Catholic Hymn You Should Know: Dies Irae
The Dies Irae is the name of the traditional sequence (sung before the proclamation of the Gospel) during the Mass of All Souls Day and during a Requiem Mass. Many know it in more of a classical music context rather than a liturgical context because many composers have composed beautiful and haunting Mass parts for the Requiem Mass. For those who only attend the Ordinary Form of the Roman Mass, you may have never heard this haunting sequence of warning. I certainly did not hear it myself until I was in college or graduate school. My melancholic husband enjoys playing it year round for its magnificent intensity and its always timely reminder that we will all of us someday face the judgment seat of Christ. This past Sunday at Mass, I was informed by the priest that this sequence was actually originally used during Advent, and not exclusively for All Souls or a requiem, which I find fascinating. We usually view Advent as a season of joy and hope and anticipation of the coming of the infant Christ in the manger. It certainly is that! But the priest reminded us with gusto that this season is also very much about preparing for when Christ will come again in power and as a judging King. If his first coming was not what was expected (as a defenseless child), he has told us what to expect with his second coming and we ought to prepare ourselves for that day since we know not the time at which it will occur.
The sequence is credited to the hand of Thomas of Celano, a friend and fellow friar of St. Francis of Assisi, which would place the dating of this Latin hymn to at least the 1200s. There have been arguments for its earlier and later composition, but it is generally accepted to have been written by a Franciscan friar in the thirteenth century. It eventually found its way from Franciscan missals in Italy to the general Roman Missal from which it has been proclaimed during Advent and Requiem Masses for the last several centuries.
We would do well to meditate on the words of this powerful Latin hymn and the meaning it has for each and every one of us: the day of Christ’s judgment is real. We will have to endure it whether it comes after we have died and faced our particular judgment or whether it comes while we still live on earth. Are we truly prepared to face Christ? If not, what must we do to find ourselves separated from the goats as a sheep among the Good Shepherd’s flock?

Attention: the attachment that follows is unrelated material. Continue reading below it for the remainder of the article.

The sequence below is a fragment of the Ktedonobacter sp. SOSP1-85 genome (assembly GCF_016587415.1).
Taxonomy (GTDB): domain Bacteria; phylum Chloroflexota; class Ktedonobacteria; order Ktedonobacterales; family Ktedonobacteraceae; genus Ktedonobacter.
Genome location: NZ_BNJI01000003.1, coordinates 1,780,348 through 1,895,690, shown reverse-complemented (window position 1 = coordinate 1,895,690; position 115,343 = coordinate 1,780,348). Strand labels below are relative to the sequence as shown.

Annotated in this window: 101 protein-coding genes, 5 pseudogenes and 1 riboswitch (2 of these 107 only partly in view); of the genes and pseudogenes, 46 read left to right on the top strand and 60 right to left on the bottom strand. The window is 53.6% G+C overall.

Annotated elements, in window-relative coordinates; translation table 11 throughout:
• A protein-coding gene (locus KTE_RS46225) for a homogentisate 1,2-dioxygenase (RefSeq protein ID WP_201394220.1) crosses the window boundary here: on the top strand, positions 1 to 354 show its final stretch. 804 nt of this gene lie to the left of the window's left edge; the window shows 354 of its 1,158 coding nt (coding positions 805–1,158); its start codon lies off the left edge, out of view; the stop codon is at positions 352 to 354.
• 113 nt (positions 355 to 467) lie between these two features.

Dies iræ, dies illa
Solvet sæclum in favilla,
Teste David cum Sibylla.
Quantus tremor est futurus,
Quando Judex est venturus,
Cuncta stricte discussurus!
Tuba mirum spargens sonum,
Per sepulchra regionum,
Coget omnes ante thronum.
Mors stupebit et natura,
Cum resurget creatura,
Liber scriptus proferetur,
In quo totum continetur,
Unde mundus judicetur.
Judex ergo cum sedebit,
Quidquid latet apparebit:
Nil inultum remanebit.
Quid sum miser tunc dicturus?
Quem patronum rogaturus,
Cum vix justus sit securus?
Rex tremendæ majestatis,
Qui salvandos salvas gratis,
Salva me, fons pietatis.
Recordare, Jesu pie,
Quod sum causa tuæ viæ:
Ne me perdas illa die.
Quærens me, sedisti lassus:
Redemisti Crucem passus:
Tantus labor non sit cassus.
Juste Judex ultionis,
Donum fac remissionis,
Ante diem rationis.
Ingemisco, tamquam reus:
Culpa rubet vultus meus:
Supplicanti parce, Deus.
Qui Mariam absolvisti,
Et latronem exaudisti,
Mihi quoque spem dedisti.
Preces meæ non sunt dignæ;
Sed tu bonus fac benigne,
Ne perenni cremer igne.
Inter oves locum præsta.
Et ab hædis me sequestra,
Statuens in parte dextra.
Flammis acribus addictis,
Voca me cum benedictis.
Oro supplex et acclinis,
Cor contritum quasi cinis,
Gere curam mei finis.
Lacrimosa dies illa,
Qua resurget ex favilla,
Judicandus homo reus.
Huic ergo parce, Deus:
Pie Jesu Domine,
Dona eis requiem. Amen.
Day of wrath and doom impending.
David’s word with Sibyl’s blending,
Heaven and earth in ashes ending.
Oh, what fear man’s bosom rendeth,
When from heaven the Judge descendeth,
On whose sentence all dependeth.
Wondrous sound the trumpet flingeth;
Through earth’s sepulchres it ringeth;
All before the throne it bringeth.
Death is struck, and nature quaking,
All creation is awaking,
To its Judge an answer making.
Lo, the book, exactly worded,
Wherein all hath been recorded,
Thence shall judgement be awarded.
When the Judge his seat attaineth,
And each hidden deed arraigneth,
Nothing unavenged remaineth.
What shall I, frail man, be pleading?
Who for me be interceding,
When the just are mercy needing?
King of Majesty tremendous,
Who dost free salvation send us,
Fount of pity, then befriend us!
Think, kind Jesu! – my salvation
Caused Thy wondrous Incarnation;
Leave me not to reprobation.
Faint and weary, Thou hast sought me,
On the Cross of suffering bought me.
Shall such grace be vainly brought me?
Righteous Judge, for sin’s pollution
Grant Thy gift of absolution,
Ere the day of retribution.
Guilty, now I pour my moaning,
All my shame with anguish owning;
Spare, O God, Thy suppliant groaning!
Through the sinful woman shriven,
Through the dying thief forgiven,
Thou to me a hope hast given.
Worthless are my prayers and sighing,
Yet, good Lord, in grace complying,
Rescue me from fires undying.
With Thy sheep a place provide me,
From the goats afar divide me,
To Thy right hand do Thou guide me.
When the wicked are confounded,
Doomed to flames of woe unbounded,
Call me with Thy saints surrounded.
Low I kneel, with heart’s submission,
See, like ashes, my contrition,
Help me in my last condition.
Ah! that day of tears and mourning,
From the dust of earth returning
Man for judgement must prepare him,
Spare, O God, in mercy spare him.
Lord, all-pitying, Jesus blest,
Grant them Thine eternal rest. Amen.